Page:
Way back in 2006, I called Daktronics out as the worst investment you could make in 2007. The Daktronics scoreboards at Mile High Stadium seemed a perfect fit for the sky-high valuation the company had racked up. By late April, 2007, Daktronics had lost nearly 40% of its value, and it stayed down there until the Great Panic of 2008 came along -- to give it another 60% haircut. In total, the company’s down nearly 80% from the highs it experienced when I wrote my article back in late 2006. It's not always good to be right.
Today's first-quarter earnings report won't restore Daktronics to its former rocket-stock greatness, either. Sales fell 30% year over year to 113.5 million, and $0.03 of earnings per diluted share is a far cry from last year's $0.24 per share. Future orders are also slow in every one of Daktronics' reportable segments, from scoreboards for school sports to advertising and pricing signs.
But I believe that the worst is over. If Daktronics was an exceptionally bad investment in 2007, it could be one of the best right now.
High-quality digital video screens of unusual size are catching on. You may have seen digital billboards showing advertising inventory from Clear Channel Outdoor
Daktronics CEO Jim Morgan noted that the company is redesigning those outdoor displays from the ground up, with a mind to reduce manufacturing costs and increase reliability. It'll take another three quarters to push the new designs out to customers, but that might be a good thing. By then, infrastructure budgets should have stabilized across schools, municipalities, football franchises, and what have you.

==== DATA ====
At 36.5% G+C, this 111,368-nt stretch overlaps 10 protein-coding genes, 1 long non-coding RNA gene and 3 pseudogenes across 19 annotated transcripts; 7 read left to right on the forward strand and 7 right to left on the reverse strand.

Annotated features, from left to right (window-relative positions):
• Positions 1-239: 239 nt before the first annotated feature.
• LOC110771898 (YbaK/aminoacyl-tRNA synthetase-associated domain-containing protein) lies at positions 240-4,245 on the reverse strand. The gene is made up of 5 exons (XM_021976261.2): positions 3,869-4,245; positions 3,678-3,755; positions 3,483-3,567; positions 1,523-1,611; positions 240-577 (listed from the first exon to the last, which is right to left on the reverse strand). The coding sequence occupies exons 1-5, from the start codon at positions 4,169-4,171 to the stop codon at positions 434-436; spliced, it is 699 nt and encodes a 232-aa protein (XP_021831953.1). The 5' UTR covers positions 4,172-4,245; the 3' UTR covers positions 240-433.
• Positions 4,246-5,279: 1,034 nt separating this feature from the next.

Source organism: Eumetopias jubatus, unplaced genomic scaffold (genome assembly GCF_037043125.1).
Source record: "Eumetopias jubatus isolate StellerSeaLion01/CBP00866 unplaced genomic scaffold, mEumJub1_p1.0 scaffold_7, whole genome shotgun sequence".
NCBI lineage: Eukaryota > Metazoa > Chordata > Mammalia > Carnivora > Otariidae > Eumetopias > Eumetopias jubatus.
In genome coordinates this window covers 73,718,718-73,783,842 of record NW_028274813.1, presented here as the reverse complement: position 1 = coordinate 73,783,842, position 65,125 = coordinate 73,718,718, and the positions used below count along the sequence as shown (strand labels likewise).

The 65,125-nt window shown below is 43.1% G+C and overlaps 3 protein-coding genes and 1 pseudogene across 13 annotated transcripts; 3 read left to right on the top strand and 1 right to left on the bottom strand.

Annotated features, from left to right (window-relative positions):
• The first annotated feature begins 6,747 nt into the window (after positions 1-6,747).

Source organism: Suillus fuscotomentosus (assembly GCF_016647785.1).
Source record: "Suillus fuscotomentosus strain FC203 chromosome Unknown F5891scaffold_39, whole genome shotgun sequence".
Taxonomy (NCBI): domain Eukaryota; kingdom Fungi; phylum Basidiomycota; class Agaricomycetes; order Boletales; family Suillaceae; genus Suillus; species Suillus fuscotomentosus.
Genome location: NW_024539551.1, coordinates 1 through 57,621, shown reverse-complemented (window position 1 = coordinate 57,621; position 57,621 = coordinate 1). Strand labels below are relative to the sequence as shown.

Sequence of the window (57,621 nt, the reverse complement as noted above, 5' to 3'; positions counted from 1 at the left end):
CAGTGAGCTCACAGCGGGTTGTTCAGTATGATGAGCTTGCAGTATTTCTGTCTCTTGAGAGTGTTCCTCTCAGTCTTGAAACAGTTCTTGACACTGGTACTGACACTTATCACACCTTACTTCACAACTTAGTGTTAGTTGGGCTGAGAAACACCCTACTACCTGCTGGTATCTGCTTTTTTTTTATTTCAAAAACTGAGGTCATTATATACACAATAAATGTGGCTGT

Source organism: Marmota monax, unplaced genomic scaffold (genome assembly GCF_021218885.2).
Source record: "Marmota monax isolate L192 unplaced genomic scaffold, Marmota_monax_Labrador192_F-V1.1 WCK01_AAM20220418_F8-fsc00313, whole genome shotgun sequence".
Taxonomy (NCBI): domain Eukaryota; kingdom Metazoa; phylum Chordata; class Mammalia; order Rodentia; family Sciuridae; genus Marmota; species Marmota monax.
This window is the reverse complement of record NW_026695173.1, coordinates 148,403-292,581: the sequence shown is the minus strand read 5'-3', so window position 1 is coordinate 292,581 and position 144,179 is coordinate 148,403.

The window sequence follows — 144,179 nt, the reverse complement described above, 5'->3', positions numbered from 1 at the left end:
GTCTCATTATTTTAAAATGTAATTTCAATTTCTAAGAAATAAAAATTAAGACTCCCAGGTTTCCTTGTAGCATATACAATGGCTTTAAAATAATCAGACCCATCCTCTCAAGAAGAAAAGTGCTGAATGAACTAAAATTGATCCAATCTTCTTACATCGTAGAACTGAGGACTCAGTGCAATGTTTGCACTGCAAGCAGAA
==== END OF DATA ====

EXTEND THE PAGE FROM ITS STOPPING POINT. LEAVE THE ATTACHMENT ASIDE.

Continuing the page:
And Daktronics, despite competing against such giants as Philips
I'm a Daktronics shareholder now, and I expect my investment to keep pace with the other growth-stock stars in my portfolio -- Hansen Natural
If you think I'm nuts, set me straight in the comments box below. But I really think Daktronics is about to light up the scoreboard in the short to medium term.
Fool contributor Anders Bylund owns shares in Daktronics, Hansen, and Universal Display, but he holds no other position in any of the companies discussed here. You can check out Anders' holdings or a concise bio if you like, and The Motley Fool is investors writing for investors.
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